March 16 (Bloomberg) -- South Korea’s financial regulator plans to review whether Lone Star Funds is the legitimate owner of Korea Exchange Bank at a meeting today as Hana Financial Group Inc. awaits approval to acquire it from the buyout firm.
The Financial Services Commission will discuss whether Dallas-based Lone Star should be ordered to reduce its 51 percent stake in Seoul-based Korea Exchange Bank, the regulator’s spokesman Ernst Lee said by telephone today. The agenda doesn’t include a discussion of whether to approve Hana’s takeover, Lee said.
Lone Star, the buyout fund controlled by John Grayken, has tried for more than five years to sell its holding in Korea Exchange Bank as regulators examine the circumstances surrounding its 2003 investment in the lender. Hana Chairman Kim Seung Yu agreed in November to buy the stake for 4.7 trillion won ($4.2 billion).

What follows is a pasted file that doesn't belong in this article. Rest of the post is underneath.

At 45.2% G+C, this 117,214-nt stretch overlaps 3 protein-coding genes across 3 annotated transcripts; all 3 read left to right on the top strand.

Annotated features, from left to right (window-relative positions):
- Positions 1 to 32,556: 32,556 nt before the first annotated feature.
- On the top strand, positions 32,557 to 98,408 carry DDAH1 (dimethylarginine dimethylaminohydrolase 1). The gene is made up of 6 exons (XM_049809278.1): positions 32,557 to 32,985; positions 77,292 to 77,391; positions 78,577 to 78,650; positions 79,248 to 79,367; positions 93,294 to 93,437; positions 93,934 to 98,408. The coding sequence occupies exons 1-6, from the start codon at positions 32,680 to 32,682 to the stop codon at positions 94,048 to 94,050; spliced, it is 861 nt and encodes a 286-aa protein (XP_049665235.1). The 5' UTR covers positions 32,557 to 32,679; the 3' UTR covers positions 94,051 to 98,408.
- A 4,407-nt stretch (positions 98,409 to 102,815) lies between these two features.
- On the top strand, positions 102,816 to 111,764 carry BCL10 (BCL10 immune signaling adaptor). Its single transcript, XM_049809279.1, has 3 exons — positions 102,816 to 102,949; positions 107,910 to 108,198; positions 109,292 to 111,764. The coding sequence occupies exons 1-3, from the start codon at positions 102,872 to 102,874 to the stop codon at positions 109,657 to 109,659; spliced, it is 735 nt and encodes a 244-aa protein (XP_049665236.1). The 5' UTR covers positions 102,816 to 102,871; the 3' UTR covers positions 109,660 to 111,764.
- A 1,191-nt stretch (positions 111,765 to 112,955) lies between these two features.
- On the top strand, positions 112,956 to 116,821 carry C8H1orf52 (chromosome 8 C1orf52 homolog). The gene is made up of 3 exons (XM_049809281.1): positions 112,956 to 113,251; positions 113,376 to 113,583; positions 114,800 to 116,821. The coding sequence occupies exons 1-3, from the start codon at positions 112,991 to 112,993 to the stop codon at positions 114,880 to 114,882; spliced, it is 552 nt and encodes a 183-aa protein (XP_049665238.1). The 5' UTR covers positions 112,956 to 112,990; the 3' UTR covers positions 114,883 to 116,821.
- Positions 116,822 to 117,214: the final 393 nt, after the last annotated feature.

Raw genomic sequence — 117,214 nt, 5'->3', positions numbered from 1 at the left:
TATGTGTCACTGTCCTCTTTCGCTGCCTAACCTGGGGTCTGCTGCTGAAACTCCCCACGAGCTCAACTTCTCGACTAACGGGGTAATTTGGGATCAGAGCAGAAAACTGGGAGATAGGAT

South Korea allows financial institutions to hold as much as 10 percent of its banks, while limiting other investors to 4 percent. The purchase of a stake exceeding those limits is subject to regulatory approval.
Lone Star’s holding in Korea Exchange Bank came into question following a probe that began in 2006 into allegations that it paid artificially low prices for the stake. The nation’s top court last year cleared the fund.
Korea Exchange Bank rose 1 percent to 8,990 won as of 11:27 a.m. in Seoul trading, while Hana Financial advanced 0.4 percent to 42,150 won. The Kospi index increased 1.2 percent.
Lone Star had to scrap an attempt to sell its Korea Exchange Bank stake to HSBC Holdings Plc in 2008 amid the regulator’s delay in ruling on the eligibility. Kookmin Bank, now part of KB Financial Group Inc., walked away from talks to buy control of Korea Exchange Bank in November 2006.
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